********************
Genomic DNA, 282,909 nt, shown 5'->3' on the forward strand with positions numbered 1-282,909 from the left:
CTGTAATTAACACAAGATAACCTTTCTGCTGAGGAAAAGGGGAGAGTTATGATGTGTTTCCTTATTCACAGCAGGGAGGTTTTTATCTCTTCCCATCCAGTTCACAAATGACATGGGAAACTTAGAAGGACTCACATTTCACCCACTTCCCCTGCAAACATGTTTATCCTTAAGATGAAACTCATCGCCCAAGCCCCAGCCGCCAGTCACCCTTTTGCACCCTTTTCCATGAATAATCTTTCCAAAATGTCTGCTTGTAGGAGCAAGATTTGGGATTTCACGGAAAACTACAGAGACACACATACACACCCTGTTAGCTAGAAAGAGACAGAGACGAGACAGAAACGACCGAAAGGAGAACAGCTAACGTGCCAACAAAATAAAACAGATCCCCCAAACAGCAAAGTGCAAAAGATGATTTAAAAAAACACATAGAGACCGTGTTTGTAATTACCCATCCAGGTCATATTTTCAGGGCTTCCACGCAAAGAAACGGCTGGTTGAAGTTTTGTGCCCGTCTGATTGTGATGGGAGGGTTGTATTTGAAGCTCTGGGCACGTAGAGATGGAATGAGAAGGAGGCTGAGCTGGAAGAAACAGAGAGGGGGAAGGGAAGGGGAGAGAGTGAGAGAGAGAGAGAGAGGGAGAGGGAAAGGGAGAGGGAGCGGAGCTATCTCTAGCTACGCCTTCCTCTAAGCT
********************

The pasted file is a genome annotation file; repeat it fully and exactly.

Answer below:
Genomic DNA, 282,909 nt, shown 5'->3' on the forward strand with positions numbered 1-282,909 from the left:
CTGTAATTAACACAAGATAACCTTTCTGCTGAGGAAAAGGGGAGAGTTATGATGTGTTTCCTTATTCACAGCAGGGAGGTTTTTATCTCTTCCCATCCAGTTCACAAATGACATGGGAAACTTAGAAGGACTCACATTTCACCCACTTCCCCTGCAAACATGTTTATCCTTAAGATGAAACTCATCGCCCAAGCCCCAGCCGCCAGTCACCCTTTTGCACCCTTTTCCATGAATAATCTTTCCAAAATGTCTGCTTGTAGGAGCAAGATTTGGGATTTCACGGAAAACTACAGAGACACACATACACACCCTGTTAGCTAGAAAGAGACAGAGACGAGACAGAAACGACCGAAAGGAGAACAGCTAACGTGCCAACAAAATAAAACAGATCCCCCAAACAGCAAAGTGCAAAAGATGATTTAAAAAAACACATAGAGACCGTGTTTGTAATTACCCATCCAGGTCATATTTTCAGGGCTTCCACGCAAAGAAACGGCTGGTTGAAGTTTTGTGCCCGTCTGATTGTGATGGGAGGGTTGTATTTGAAGCTCTGGGCACGTAGAGATGGAATGAGAAGGAGGCTGAGCTGGAAGAAACAGAGAGGGGGAAGGGAAGGGGAGAGAGTGAGAGAGAGAGAGAGAGGGAGAGGGAAAGGGAGAGGGAGCGGAGCTATCTCTAGCTACGCCTTCCTCTAAGCT